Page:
22 December 2015, Abuja – The Minister of State for Petroleum and Group Managing Director of Nigerian National Petroleum Corporation (NNPC), Dr. Ibe Kachikwu has said that the planned withdrawal of the French oil giant, Total, from the Brass Liquefied Natural Project (LNG) will not hamper the signing of the Final Investment Decision (FID) for the multi-billion dollar project.
Kachikwu also told THISDAY in an exclusive interview that the FID for the Train 7 of the Nigeria LNG would soon be signed as the shareholders were determined to take advantage of the market dynamics and the economies of scale of the existing trains.
The minister however argued that in view of the current dynamics in the global LNG market, the shareholders would take a second look at the proposals for Train 7, so as to change some of the financial concepts and take advantage of the existing economies of scale.
He acknowledged that the FID for Brass LNG was a struggle because Total had served other shareholders a notice of planned withdrawal but added that Total’s withdrawal would not affect the FID.
According to him, the worst that could happen is for the shareholders to build one train for now, rather than the planned two trains.
“Brass LNG was struggle because Total of course, has given us notice that it is leaving. So, right now, it is only NNPC and ENI but we are also looking at other partners to come in. Perhaps, rather than two trains, we do one train but I think our energy right now is on NLNG because it has worked and it is working. The market dynamics are already established. Getting the market today for your produced LNG will give us challenge because the thing with LNG is not like crude oil where you can make a couple of mess and still survive. They (LNG business) are long-term contracts commitments. If you don’t deliver on them, people will sue you, because their whole national planning is based on that. So, if you say you are going to give ‘X’ Standard Cubic Feet of gas and you don’t show up with it, they sue you,” Kachikwu explained.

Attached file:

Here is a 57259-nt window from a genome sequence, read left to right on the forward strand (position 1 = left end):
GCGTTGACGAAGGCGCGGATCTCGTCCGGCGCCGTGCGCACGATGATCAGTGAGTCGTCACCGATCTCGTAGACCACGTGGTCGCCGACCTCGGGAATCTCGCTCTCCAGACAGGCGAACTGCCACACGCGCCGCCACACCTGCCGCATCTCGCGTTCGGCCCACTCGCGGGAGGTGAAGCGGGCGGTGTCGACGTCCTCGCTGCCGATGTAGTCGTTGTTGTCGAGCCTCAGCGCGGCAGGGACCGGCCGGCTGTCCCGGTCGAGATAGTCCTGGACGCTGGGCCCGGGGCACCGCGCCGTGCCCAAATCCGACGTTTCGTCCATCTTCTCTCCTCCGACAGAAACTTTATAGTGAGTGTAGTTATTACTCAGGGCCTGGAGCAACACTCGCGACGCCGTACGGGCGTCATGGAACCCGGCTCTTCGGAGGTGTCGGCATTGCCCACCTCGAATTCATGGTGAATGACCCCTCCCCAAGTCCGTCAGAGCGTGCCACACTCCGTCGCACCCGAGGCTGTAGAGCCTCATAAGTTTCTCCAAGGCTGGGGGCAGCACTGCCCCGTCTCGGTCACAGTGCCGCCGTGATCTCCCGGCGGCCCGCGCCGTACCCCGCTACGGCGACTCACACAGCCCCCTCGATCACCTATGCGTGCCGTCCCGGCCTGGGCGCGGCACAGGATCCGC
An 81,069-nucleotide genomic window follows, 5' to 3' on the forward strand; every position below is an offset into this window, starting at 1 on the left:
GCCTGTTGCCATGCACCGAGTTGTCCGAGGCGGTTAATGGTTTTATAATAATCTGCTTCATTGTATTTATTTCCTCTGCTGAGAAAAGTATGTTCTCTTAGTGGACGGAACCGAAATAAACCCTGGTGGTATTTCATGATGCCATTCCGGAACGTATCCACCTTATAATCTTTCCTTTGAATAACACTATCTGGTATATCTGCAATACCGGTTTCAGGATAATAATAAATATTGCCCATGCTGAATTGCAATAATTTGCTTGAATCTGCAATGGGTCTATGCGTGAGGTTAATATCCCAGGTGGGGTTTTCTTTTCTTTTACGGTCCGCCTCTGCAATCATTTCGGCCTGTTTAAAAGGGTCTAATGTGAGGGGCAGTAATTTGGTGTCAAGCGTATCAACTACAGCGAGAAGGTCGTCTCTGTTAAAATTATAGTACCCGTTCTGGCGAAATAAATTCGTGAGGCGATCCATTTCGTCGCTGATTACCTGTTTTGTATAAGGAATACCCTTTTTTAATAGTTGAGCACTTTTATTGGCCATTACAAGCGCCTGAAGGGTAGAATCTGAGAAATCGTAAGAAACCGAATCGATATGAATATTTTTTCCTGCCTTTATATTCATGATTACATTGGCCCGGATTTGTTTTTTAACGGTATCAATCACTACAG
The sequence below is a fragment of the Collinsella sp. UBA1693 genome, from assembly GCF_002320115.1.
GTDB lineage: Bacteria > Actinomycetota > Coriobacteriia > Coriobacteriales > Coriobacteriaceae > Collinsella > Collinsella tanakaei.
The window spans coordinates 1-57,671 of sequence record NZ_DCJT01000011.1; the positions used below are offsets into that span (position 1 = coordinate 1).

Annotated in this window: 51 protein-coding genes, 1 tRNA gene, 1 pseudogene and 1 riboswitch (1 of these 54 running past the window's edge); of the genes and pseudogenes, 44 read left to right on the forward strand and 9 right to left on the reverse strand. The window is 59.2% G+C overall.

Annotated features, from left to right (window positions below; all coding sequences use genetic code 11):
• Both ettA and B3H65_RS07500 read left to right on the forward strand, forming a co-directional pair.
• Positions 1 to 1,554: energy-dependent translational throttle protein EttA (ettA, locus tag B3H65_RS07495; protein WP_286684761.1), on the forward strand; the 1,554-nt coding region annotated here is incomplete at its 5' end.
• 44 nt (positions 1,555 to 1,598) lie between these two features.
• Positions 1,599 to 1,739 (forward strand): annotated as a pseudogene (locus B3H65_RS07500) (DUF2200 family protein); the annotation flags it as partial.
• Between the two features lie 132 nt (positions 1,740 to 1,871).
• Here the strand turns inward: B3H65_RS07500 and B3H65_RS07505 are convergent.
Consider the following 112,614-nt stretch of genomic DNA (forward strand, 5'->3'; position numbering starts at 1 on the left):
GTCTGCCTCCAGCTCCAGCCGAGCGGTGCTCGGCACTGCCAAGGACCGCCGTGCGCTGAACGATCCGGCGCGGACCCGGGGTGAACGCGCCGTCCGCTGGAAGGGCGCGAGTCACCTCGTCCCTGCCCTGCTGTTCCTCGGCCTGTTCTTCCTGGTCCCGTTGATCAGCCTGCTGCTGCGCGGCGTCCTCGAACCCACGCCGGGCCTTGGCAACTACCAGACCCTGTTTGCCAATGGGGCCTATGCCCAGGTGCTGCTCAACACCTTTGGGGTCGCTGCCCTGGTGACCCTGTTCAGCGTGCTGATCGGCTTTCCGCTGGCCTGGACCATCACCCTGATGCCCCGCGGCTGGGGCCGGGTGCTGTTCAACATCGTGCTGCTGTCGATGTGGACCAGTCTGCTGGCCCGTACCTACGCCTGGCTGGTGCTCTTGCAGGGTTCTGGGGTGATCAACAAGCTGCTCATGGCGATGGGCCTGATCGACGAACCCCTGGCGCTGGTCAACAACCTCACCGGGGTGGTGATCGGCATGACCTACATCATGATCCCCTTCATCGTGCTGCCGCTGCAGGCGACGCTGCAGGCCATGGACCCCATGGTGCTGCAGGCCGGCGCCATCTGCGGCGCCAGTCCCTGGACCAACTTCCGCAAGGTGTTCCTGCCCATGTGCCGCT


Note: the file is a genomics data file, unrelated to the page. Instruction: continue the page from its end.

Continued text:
Speaking on the commitment of shareholders to the early signing of FID for Train 7 of NLNG, Kachikwu said “we are moving rapidly”.
“I think we held a meeting two months ago and we are almost getting towards the FID. I think everybody is on block now that Train 7 needs to happen. Of course, you know that increasingly, the LNG market is getting very tight with the likes of the Qataris; the Saudi Arabia and Russia, dominating the market and of course, the United States, which is now in a position to actually export,” he said.
“So, they (United States) are no longer a net importer of LNG. In fact, if they open up their floodgate today, to actually go out and begin to export massively, this market will be in serious trouble. So, it means therefore that in doing an investment today, which by the way has gone up in terms of unit cost of trains, you have got to ask yourself what is the yield. So, we have to very meticulously look again at the proposals, change some of the financial concepts, take advantage of the existing economies of scale but we are all committed that we should do Train 7,” Kachikwu explained.
Brass LNG project is designed to produce 10 million metric tonnes of LNG per year.
With a pre-FID expenditure of over $1 billion, a lot of early works have been completed on the site, demonstrating the faith of the shareholders in the project.
The shareholders have since agreed on major issues, including the funding structure, while the resolution of issues surrounding gas supply remains the only hurdle.
- This Day